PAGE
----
Sometimes you have to feel pain to learn a lesson. This is true in life, love, and software development. When a team is new to agile development after years of waterfall development, sometimes people dogmatically adhere to the agile manifesto without adapting to unique organizational circumstances. I recently experienced this first-hand on my own project, and it was painful.
For sprint 1, we played fast and loose with our requirements. We wrote higher-level user stories with little in the way of documentation. This works just fine when you have a close-knit team that is collocated. It just so happened that three continents and multiple time zones separated our project team.
We shared user stories for sprint 1 with the developers. The developers created the software. During testing, we realized that there had been a massive gap in the understanding of the requirements between our BAs and our developers. What was missing during Sprint 1 of our project was a central tenant of user stories themselves—conversation.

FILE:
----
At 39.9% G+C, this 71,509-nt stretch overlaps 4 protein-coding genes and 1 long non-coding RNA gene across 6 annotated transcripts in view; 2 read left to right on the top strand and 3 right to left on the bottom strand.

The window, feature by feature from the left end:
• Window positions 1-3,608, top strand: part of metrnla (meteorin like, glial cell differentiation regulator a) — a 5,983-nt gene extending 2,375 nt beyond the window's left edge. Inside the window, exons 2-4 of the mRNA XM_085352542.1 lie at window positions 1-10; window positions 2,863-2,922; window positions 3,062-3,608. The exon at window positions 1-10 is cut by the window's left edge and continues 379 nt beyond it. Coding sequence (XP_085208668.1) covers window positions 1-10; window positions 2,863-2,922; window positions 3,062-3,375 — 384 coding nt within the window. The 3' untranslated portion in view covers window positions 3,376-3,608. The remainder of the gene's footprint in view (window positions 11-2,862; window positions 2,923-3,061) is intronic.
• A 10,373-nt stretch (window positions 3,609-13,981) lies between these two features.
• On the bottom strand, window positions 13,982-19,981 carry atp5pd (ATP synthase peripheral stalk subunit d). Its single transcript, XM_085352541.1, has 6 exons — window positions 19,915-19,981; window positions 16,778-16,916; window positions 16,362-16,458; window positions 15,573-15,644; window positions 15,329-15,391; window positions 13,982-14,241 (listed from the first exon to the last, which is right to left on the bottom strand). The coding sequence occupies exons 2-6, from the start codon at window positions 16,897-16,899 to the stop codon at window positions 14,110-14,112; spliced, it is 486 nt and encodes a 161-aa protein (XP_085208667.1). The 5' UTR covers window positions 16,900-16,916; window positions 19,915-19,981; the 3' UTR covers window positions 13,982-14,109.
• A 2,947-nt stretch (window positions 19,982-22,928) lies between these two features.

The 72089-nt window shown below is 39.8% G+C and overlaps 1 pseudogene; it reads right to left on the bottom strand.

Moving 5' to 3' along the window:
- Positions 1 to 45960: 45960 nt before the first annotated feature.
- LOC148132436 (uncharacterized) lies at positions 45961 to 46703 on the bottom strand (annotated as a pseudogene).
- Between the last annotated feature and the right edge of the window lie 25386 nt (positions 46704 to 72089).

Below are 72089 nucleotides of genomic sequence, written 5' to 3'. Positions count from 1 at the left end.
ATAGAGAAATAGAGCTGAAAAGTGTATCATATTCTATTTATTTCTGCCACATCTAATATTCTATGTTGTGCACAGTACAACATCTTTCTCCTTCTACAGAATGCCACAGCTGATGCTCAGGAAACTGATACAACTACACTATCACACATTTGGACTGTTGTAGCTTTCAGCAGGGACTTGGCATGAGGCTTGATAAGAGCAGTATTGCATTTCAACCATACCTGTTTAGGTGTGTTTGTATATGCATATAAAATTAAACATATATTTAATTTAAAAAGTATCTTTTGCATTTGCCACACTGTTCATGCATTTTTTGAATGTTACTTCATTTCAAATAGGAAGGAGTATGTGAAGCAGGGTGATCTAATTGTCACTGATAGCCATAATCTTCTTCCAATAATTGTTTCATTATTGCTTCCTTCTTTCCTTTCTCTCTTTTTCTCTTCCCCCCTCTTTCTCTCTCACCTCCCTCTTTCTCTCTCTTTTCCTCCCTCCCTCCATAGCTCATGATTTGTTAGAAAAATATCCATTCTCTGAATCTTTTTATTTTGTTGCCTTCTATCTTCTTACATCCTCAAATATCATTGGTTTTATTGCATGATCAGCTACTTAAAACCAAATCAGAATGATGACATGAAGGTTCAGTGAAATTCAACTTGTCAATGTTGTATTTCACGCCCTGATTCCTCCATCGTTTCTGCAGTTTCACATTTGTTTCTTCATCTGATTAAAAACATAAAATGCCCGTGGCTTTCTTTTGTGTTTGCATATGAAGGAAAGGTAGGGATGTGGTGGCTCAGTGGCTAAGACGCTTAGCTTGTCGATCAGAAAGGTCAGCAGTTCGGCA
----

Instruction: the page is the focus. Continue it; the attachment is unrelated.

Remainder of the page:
How could we fully talk through every user story with a team that was on the other side of the world? Our team only has a 2-hour window every morning when both teams are available during working hours. The answer to our Agile woes turned out to be something we are quite familiar with at Seilevel—models.
In that 2-hour communication window, visual models provided enough context and clarity for our development team to grasp the user stories and ask questions. Process flows and a rigorously maintained data dictionary helped bridge the disconnect of multiple time zones and thousands of miles.